Secession in Masks



On the façades of historic buildings one can frequently see masks depicting human, animal or mythical creatures' faces. They are referred to as mascarons. Often they are the most impressive elements of architectural décor, they provoke emotions and help to distinguish the building from its surroundings.

Today mascarons are most strongly associated with the Secession (Art Nouveau) style of 1890s-1910s. They were in use since Antiquity. In Gothic architecture of Middle Ages images of chimeras, ugly creatures became common. They were supposed to keep evil spirits away from the buildings. In Lviv mascarons became popular in Renaissance and Baroque architecture of sixteenth-eighteenth century, but here they conveyed a different meaning. Usually they were depictions of real people or represented

On the other hand, mascarons in Lviv became common in the Renaissance era (16th c.), and conveyed a different meaning. Usually they portrayed real people or characters – citizens, cossacks or noblemen and included elements of apparel typical of the time. Such mascarons can be seen today on the Bandinelli Palace in Lviv and Hepnerivska (Gepnerowska) townhouse (2 and 28, Rynok sq. accordingly). This tradition was continued in Baroque architecture, but stopped in late 18th – early 19th century.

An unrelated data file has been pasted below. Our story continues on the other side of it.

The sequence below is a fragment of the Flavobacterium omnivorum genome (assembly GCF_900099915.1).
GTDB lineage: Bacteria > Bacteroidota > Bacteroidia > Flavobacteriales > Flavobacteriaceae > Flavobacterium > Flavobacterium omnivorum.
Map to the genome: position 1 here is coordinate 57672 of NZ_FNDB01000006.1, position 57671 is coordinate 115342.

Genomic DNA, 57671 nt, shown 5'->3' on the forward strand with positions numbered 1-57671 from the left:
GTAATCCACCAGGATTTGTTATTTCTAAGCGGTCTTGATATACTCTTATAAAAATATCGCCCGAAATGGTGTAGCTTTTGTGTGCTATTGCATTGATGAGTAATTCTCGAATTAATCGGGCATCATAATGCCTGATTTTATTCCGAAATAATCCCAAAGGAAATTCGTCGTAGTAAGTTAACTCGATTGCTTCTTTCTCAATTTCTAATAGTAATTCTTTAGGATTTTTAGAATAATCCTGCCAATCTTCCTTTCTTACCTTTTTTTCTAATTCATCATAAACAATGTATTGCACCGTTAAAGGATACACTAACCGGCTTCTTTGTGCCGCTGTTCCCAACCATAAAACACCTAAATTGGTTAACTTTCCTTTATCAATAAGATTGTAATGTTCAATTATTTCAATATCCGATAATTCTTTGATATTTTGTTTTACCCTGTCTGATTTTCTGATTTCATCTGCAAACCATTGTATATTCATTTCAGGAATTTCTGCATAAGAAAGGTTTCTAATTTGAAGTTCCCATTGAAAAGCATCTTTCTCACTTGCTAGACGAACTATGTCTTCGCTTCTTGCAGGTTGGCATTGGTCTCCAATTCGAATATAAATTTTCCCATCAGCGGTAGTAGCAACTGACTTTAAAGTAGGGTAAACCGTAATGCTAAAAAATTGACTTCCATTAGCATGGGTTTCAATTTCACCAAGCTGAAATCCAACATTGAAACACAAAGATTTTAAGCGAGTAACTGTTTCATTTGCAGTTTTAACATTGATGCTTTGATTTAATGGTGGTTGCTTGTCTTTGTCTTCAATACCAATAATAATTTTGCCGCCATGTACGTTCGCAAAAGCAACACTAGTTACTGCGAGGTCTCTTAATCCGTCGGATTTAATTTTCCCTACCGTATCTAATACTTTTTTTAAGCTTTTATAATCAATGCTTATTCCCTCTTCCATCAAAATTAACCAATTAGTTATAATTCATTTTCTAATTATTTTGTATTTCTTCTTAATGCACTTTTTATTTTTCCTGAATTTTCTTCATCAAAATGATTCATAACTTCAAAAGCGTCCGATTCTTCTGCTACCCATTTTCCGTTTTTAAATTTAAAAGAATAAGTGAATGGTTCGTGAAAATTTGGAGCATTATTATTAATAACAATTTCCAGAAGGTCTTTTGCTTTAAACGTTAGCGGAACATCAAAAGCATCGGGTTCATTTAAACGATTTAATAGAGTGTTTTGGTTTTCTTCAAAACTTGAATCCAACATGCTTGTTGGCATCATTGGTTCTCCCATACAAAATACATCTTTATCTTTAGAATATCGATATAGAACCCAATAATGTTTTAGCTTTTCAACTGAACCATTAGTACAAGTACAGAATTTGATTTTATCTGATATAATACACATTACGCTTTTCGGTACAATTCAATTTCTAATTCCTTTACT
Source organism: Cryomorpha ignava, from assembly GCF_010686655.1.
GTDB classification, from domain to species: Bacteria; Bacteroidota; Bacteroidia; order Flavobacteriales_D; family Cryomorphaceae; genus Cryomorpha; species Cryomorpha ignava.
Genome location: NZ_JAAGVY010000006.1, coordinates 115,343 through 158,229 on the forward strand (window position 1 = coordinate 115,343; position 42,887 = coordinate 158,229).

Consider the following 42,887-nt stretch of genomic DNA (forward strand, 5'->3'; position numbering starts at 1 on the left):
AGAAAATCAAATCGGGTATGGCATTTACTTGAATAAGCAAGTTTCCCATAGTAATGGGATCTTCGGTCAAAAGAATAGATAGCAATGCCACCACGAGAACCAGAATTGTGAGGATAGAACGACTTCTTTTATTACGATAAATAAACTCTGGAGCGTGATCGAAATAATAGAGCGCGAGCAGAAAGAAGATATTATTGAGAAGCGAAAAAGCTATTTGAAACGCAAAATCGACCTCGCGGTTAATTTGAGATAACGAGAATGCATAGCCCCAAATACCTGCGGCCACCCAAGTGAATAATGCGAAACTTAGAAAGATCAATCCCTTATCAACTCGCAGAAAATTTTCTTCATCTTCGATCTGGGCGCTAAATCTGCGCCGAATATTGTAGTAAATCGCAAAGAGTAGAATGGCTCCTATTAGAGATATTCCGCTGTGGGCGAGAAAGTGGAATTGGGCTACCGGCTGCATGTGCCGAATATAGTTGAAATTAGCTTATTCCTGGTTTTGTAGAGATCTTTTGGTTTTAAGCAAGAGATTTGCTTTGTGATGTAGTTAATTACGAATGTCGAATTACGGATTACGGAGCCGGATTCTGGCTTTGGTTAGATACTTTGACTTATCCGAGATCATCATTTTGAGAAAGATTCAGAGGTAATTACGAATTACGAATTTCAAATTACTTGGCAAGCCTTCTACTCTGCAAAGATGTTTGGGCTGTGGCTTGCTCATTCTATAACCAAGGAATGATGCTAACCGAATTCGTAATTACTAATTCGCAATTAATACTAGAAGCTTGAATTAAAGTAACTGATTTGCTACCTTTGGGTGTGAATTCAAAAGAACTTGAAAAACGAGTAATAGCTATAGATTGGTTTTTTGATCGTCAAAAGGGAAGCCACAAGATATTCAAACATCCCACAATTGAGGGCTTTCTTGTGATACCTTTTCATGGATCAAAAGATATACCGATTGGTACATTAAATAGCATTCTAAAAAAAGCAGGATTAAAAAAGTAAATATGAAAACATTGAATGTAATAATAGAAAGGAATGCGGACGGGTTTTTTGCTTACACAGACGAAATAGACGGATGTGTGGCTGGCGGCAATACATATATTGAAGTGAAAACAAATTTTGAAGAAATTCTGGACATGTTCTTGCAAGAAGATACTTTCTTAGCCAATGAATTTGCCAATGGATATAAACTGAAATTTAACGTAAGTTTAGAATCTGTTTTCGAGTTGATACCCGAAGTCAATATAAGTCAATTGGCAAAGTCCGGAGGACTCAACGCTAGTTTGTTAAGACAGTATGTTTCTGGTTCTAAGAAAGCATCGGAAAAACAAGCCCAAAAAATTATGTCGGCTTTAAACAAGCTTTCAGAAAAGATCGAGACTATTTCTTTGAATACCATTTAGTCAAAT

Today mascarons are strongly associated with Secession. This style broke away from the domination of the Academy in 19th century which forced architects to copy examples of previous historic styles. Architects became free in their artistic designs of the buildings. The mascarons embodied the search for new forms which could express the spirit of change in the Fin-de-Siècle time. References to Classicist or Gothic architecture were not completely abandoned. Sometimes mascarons pictured village people and showed the interest in local folk culture.

Photographs in this gallery are the part of collection of Tanas Nykyforuk and were shown during the exhibition "Secession in Masks". 

Text: Olha Zarechnyuk